Laura’s Reef Set
In June Laura received the Mini Box and paired her cotton double gauze with a plain twill crepe to make the Megan Nielsen Reef Pyjamas.
Maybe I’m becoming predictable… but yes, I chose another Megan Nielsen pattern!
I think that sleepwear are those undervalued items that we tend not to make for ourselves, but probably spend the most time in. But what could be more perfect than lounging around until lunchtime (and beyond!) on a Sunday morning, whilst still looking chic?
I’d had my eye on the Reef set for a long time, so when it was finally released in the Curve sizing range, I bought it pretty much immediately.
The set comprises of a cute camisole top that has a cross-over yoke and is cut on the bias (the pattern is placed on a 45° angle). By cutting at this angle, the ‘warp’ and ‘weft’ threads give the fabric more of an elastic stretch; it floats over your body making it super comfortable to wear. Plus, the darts (on the Curve version only) give a flattering fit.
There are two variations of the shorts that basically adjusts the rise and has an add-on piece that adds length and a curved hem. I went for the mid-rise version and the curved hem option.
The mid-rise version also has good-size pockets (perfect for your phone and a few biscuits!), which as sewists is obviously a huge must-have! I don’t know why more pyjamas don’t have pockets. I suppose that you could add the pockets to the low-rise version, but you may need to shorten the bag as the top edge sits in the waistband seam.
As I had the mini-box this month, I had 1 metre of this lovely double-gauze. It was a perfect match with this cornflower blue twill crepe that had been languishing in my stash for nearly 2 years, just waiting for the perfect project.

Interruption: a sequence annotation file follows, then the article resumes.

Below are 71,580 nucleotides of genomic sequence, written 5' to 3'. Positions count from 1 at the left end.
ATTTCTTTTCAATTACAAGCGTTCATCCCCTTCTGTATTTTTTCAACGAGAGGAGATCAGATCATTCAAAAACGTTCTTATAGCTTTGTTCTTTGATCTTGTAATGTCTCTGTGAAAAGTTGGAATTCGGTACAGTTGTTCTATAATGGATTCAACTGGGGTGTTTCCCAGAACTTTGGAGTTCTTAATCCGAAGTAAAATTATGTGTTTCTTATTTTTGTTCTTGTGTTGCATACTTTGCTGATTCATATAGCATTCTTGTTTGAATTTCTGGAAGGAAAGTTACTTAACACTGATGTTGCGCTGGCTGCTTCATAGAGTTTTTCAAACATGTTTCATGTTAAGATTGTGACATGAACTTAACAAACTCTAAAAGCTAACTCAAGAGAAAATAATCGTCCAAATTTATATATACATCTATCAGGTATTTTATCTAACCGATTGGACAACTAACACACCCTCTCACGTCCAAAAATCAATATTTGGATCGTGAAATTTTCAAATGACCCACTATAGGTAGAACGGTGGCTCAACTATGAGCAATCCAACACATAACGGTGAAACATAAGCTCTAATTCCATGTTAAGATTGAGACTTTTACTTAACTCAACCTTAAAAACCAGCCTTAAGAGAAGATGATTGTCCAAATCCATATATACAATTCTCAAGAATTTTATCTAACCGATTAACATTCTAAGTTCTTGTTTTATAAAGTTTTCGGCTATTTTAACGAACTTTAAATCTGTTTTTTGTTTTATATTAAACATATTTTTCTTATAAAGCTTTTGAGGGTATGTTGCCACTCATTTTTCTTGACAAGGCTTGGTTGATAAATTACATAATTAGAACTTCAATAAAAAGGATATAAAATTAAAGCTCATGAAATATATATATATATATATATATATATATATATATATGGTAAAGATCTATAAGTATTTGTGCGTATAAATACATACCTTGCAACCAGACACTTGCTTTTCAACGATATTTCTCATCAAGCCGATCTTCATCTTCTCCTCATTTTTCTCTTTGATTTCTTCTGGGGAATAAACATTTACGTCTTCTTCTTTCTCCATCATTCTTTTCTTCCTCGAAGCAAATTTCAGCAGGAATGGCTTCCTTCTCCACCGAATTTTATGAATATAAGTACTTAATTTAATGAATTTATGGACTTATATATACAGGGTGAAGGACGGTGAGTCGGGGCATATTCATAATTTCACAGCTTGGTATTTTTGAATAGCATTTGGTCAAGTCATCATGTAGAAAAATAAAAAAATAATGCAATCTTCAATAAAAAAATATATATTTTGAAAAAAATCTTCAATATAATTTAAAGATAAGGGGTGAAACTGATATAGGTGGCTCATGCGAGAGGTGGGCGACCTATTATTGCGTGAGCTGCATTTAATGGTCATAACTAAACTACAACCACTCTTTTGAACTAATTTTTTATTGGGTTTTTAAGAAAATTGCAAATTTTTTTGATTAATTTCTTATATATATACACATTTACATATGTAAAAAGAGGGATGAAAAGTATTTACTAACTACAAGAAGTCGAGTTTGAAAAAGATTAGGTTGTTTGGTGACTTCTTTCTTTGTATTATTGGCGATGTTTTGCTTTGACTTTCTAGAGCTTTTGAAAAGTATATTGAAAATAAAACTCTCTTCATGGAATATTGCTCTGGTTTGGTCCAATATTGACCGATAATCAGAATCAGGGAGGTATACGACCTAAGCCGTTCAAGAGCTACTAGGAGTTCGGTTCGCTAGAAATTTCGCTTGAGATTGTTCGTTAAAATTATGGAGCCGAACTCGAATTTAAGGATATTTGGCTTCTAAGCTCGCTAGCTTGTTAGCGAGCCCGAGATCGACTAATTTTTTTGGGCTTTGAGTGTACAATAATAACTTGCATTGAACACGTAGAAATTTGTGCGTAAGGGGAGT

Thanks to the cut lines of the pattern, it makes colour blocking elements really straightforward. I chose to do the back yoke and shorts hem in the double gauze, as well as the corresponding facings.
With bias-cut garments, it is important to make sure that you lay your pattern piece correctly. With plain fabrics it can be a bit harder as you don’t have reference points that you might have in a pattern. But take the extra time to make sure it’s right – it’s worth it!
Also make sure during the making process, that you handle them as little as possible to avoid stretching it before you have sewn them together.
As with all Megan Nielsen patterns, the instructions are excellent. Very clear and concise with good illustrations.
There are several areas that you do have to be very accurate with your sewing – mainly the yoke and the pockets. I had to fudge sewing the facing where the yoke straps meet the front as I kept catching it, and then because it was only ¼” seam allowance, the edge kept fraying when I unpicked it. I would recommend that you baste it first with a long stitch length that can be easily unpicked if need be.
Other than that, the rest of the make was wonderfully straightforward and very enjoyable.
I did cheat a bit on the hem of the top! The pattern says to do a narrow-rolled hem, but these are the absolute bane of my life. I just can’t get the rolled hem feet to work at all, and I really didn’t have the patience to do it manually. So, I used the rolled hem function on my overlocker instead. It does leave a visible edge, but I got a pretty close thread match so it’s more or less unnoticeable; and it more importantly saved my sanity!
As soon as I tried them on, I didn’t want to take them off. They are so comfortable. The only thing I found was that even though I made the mid-rise version (supposed to sit just below the natural waist), the rise was just a little too long for me. I will probably reduce maybe a 2-3cm next time.
I can’t wait to make my next pair!